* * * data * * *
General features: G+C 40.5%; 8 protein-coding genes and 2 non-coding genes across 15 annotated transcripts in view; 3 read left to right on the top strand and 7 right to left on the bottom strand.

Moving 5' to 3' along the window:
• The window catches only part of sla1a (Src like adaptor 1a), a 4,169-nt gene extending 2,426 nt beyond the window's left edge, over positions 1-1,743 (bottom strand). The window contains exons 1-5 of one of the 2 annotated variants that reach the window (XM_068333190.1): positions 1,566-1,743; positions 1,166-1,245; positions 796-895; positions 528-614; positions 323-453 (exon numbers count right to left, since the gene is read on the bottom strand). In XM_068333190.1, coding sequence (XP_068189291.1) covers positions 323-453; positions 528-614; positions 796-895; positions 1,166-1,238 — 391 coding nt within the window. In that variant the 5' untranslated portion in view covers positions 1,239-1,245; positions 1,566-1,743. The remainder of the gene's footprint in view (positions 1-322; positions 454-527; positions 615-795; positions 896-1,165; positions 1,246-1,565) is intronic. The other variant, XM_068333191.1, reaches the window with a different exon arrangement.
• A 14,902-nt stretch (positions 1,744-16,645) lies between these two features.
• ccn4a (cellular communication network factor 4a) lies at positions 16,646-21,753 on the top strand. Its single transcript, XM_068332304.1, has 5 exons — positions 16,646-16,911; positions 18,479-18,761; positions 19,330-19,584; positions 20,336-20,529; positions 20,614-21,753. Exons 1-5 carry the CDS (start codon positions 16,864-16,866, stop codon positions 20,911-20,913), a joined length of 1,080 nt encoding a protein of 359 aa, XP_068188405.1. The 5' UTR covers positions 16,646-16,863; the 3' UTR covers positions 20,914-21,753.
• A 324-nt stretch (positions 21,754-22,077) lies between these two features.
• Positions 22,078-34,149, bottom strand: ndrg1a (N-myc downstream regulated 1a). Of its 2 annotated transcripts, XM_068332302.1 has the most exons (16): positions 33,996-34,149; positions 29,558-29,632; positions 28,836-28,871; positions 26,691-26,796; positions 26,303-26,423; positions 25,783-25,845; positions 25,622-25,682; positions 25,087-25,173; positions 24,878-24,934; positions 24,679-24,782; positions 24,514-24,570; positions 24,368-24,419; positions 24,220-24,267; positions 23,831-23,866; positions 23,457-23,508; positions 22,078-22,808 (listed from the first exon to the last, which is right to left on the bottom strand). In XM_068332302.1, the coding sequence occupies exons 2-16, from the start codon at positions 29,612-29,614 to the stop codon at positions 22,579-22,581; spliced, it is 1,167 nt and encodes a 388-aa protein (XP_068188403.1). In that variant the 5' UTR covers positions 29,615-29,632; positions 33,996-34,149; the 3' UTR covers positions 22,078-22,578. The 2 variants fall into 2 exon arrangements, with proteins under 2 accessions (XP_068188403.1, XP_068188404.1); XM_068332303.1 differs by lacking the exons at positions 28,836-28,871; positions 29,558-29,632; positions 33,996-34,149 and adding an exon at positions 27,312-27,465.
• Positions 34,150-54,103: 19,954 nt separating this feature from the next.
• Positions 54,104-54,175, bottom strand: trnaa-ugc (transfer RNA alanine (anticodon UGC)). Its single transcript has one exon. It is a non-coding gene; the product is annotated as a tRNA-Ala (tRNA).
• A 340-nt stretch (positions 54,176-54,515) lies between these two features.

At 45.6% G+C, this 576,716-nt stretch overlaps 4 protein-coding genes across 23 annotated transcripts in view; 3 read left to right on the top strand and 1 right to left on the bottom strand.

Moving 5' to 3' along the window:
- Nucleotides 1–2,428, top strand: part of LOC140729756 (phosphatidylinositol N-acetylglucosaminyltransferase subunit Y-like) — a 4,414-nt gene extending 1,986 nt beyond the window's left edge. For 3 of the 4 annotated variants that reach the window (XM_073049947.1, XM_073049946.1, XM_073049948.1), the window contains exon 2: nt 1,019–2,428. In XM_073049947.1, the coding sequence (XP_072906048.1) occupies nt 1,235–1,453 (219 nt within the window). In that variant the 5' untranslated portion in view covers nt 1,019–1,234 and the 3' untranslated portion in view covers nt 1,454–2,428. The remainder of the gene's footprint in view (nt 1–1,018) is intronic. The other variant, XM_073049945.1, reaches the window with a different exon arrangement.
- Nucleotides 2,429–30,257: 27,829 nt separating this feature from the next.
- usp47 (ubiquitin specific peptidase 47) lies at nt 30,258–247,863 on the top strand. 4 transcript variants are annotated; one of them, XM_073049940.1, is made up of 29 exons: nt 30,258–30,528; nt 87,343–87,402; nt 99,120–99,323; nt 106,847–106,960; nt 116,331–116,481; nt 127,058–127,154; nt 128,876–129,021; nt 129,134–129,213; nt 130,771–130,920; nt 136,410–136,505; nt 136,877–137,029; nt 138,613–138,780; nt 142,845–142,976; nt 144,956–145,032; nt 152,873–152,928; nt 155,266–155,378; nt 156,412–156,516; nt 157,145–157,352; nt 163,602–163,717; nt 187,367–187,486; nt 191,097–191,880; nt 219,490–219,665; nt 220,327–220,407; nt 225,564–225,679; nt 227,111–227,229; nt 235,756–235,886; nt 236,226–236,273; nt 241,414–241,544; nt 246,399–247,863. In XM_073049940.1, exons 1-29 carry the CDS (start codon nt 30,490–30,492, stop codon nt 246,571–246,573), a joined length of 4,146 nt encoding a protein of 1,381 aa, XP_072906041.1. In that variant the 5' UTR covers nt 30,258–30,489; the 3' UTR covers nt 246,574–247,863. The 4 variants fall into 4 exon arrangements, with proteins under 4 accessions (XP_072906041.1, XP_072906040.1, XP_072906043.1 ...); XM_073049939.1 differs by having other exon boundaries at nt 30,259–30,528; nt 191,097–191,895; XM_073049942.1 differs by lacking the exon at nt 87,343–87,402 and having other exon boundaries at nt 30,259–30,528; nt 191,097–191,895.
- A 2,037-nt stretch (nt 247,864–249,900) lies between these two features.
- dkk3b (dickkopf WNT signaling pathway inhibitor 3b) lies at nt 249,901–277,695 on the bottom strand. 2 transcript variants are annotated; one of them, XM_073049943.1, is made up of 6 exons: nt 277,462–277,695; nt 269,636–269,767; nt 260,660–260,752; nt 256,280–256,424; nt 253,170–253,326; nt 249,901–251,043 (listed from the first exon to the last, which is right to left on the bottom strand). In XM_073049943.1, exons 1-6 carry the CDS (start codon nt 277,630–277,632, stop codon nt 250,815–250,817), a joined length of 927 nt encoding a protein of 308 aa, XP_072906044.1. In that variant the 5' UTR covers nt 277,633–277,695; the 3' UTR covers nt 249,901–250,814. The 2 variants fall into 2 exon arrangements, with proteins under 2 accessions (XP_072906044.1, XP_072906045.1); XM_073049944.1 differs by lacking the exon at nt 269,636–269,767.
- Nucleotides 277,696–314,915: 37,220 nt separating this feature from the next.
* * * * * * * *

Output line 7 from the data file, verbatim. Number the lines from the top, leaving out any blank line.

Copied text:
• Positions 22,078-34,149, bottom strand: ndrg1a (N-myc downstream regulated 1a). Of its 2 annotated transcripts, XM_068332302.1 has the most exons (16): positions 33,996-34,149; positions 29,558-29,632; positions 28,836-28,871; positions 26,691-26,796; positions 26,303-26,423; positions 25,783-25,845; positions 25,622-25,682; positions 25,087-25,173; positions 24,878-24,934; positions 24,679-24,782; positions 24,514-24,570; positions 24,368-24,419; positions 24,220-24,267; positions 23,831-23,866; positions 23,457-23,508; positions 22,078-22,808 (listed from the first exon to the last, which is right to left on the bottom strand). In XM_068332302.1, the coding sequence occupies exons 2-16, from the start codon at positions 29,612-29,614 to the stop codon at positions 22,579-22,581; spliced, it is 1,167 nt and encodes a 388-aa protein (XP_068188403.1). In that variant the 5' UTR covers positions 29,615-29,632; positions 33,996-34,149; the 3' UTR covers positions 22,078-22,578. The 2 variants fall into 2 exon arrangements, with proteins under 2 accessions (XP_068188403.1, XP_068188404.1); XM_068332303.1 differs by lacking the exons at positions 28,836-28,871; positions 29,558-29,632; positions 33,996-34,149 and adding an exon at positions 27,312-27,465.